Opening Day Part 2
Tom smiles when he notices how cracked up we are.
“We’re not high, I swear,” I say between giggles.
“We’re just addicted,” Jill chimes in, “to espresso porn!” And we are off, roaring again like hyenas on valium. Tom sits down and stares at the computer screen.
“Espresso porn?” he says, then begins laughing softly, tucking his chin inwards and hunching his shoulders a little while his rib cage shakes with the rapid movement of air.
We watch the slideshow again, uproariously, and Tom is reeled in. This is the second time all three of us have been together and the espressso porn slideshow provides the perfect bonding opportunity.
Recovering from our laughter again, we get down to business and I start explaining how things work in the back kitchen. Tom and I talk shop while Jill takes care of some business. It turns out he has been practicing espresso drinks at the bar all week: mochas, lattes, cappuccinos, the whole bit. Yes, I think to myself, this is an excellent sign. I vow not to let my ego about last year’s staff get in the way ever again; we’re going to sail into 2006 in full effect.
Over lunch, we discover that all three of us are writers. Jill is a poet and has even published a chapbook through a University Press (“But it’s not as big a deal as it sounds,” she laments,” trust me.”). Tom writes all kinds of poetry and has recently been plugging away on an essay about loneliness. (“But I don’t write essays,” he disclaims). When it is my turn, I say a little about the work I do with artists. I mention the freelancing and the goals for an MFA. Two of the publications I am in happen to be in the coffeehouse library, which feels pretty good.
The phone rings in the back kitchen and it is Noelle calling for me.
“You’re coming tonight, right?” she asks. She goes into detail about the kick off party her house is holding up at the school.
We hang up and I explain the social life of the craft school to Jill and Tom. “Our presence has been requested at the house party tonight,” I announce. They are instantly pleased and elbow each other jokingly, as if to say, We’re on the inside.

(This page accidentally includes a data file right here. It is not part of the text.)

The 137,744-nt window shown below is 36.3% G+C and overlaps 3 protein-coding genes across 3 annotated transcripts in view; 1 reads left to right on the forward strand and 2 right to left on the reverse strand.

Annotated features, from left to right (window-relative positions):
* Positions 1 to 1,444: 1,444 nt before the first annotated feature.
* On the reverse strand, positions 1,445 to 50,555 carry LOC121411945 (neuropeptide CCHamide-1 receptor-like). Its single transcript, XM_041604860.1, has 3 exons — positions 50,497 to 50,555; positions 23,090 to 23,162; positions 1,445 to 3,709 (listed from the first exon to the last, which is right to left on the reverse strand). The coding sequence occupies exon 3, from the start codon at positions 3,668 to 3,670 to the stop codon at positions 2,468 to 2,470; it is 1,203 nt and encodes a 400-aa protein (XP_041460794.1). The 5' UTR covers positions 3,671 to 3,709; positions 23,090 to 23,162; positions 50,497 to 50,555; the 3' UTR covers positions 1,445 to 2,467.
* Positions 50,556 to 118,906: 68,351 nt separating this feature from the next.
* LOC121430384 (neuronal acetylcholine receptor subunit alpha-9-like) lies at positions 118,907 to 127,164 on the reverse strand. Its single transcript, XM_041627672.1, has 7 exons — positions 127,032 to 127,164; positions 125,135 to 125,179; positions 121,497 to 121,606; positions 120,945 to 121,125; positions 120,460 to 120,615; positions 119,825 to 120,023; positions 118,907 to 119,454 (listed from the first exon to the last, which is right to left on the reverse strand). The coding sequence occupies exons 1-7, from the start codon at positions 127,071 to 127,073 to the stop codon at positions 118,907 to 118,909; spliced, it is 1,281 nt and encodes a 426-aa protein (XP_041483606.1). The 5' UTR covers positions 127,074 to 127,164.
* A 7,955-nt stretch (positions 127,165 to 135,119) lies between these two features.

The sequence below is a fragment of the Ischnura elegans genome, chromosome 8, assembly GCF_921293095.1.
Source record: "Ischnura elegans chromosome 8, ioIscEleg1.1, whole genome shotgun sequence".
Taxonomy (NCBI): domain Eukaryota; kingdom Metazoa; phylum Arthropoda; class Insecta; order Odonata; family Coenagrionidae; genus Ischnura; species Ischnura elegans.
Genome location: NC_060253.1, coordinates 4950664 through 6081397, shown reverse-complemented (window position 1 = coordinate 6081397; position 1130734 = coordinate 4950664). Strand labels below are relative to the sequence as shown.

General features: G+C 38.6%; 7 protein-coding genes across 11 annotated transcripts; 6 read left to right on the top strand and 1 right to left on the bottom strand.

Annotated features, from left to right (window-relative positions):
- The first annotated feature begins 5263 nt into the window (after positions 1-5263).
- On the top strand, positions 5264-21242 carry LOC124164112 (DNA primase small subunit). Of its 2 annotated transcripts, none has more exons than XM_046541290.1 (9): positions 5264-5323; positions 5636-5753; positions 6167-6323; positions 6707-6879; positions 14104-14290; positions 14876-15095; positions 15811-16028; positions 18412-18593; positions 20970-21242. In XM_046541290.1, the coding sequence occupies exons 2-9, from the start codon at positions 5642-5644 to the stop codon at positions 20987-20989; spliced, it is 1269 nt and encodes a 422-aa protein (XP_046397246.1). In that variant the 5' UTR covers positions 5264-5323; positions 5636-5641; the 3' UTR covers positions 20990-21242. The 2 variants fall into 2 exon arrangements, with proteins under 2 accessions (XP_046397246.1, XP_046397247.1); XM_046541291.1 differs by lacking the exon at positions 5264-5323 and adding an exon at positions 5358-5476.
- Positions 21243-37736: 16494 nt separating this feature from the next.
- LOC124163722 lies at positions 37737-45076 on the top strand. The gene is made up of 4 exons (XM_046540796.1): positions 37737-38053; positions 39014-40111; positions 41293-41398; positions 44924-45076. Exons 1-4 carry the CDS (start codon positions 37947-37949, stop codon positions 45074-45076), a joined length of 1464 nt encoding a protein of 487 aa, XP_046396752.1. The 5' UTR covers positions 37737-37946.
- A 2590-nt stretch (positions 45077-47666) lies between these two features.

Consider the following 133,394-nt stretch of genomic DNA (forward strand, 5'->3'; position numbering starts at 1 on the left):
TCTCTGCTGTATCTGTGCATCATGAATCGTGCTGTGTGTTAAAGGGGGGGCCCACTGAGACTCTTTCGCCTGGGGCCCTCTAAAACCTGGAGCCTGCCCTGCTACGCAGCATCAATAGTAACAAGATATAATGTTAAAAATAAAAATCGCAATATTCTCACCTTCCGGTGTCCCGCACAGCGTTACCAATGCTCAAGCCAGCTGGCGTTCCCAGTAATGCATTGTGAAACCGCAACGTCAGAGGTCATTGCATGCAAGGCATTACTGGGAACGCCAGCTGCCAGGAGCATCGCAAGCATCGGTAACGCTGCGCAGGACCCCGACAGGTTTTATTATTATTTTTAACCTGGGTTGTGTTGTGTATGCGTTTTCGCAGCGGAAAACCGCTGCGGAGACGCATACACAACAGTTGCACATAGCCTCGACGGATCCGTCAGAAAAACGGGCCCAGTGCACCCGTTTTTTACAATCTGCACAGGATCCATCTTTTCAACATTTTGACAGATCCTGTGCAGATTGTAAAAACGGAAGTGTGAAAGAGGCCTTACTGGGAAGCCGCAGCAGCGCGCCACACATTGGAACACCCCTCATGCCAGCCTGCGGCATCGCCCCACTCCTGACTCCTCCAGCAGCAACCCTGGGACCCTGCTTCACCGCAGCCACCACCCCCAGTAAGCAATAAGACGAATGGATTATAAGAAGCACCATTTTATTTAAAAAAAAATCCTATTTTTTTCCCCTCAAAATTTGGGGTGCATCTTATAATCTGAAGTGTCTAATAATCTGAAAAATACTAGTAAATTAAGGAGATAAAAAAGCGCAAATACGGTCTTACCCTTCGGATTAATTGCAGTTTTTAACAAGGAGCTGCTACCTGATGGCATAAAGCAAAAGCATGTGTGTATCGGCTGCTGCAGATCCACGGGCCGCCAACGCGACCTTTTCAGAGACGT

Basically, this is how it goes: If there’s a party, we’re invited. And yes, people know who we are because we’re behind the counter and there are only three of us. And no, we won’t know who half of them are for the first three weeks (even though we know what they drink), but by the end of session it’ll be just like family. I love this dynamic because if I want to be social, I can – and when I don’t want to be social, I just drive home to my little cabin in the woods and all is quiet and good.
When my shift is over I feel uplifted by our time together. Tom, it turns out, is much more comfortable in small group settings. There is still a lot of mystery there, but mostly I sense kindness from him. I can’t wait to work a busy lunch shift with him – there’s nothing like a lunch rush to reveal someone’s personality under pressure. As for Jill, all signs say thumbs up. She is a tough cookie, has seen a lot and done a lot, and intends to make a healthier way of life for herself here. She moves at a fast pace and has a hard-core sense of humor and cusses constantly (I take mental note to watch myself with this; I have a way of patterning my speech off the people around me, good or bad).
Fall Concentration, here we come!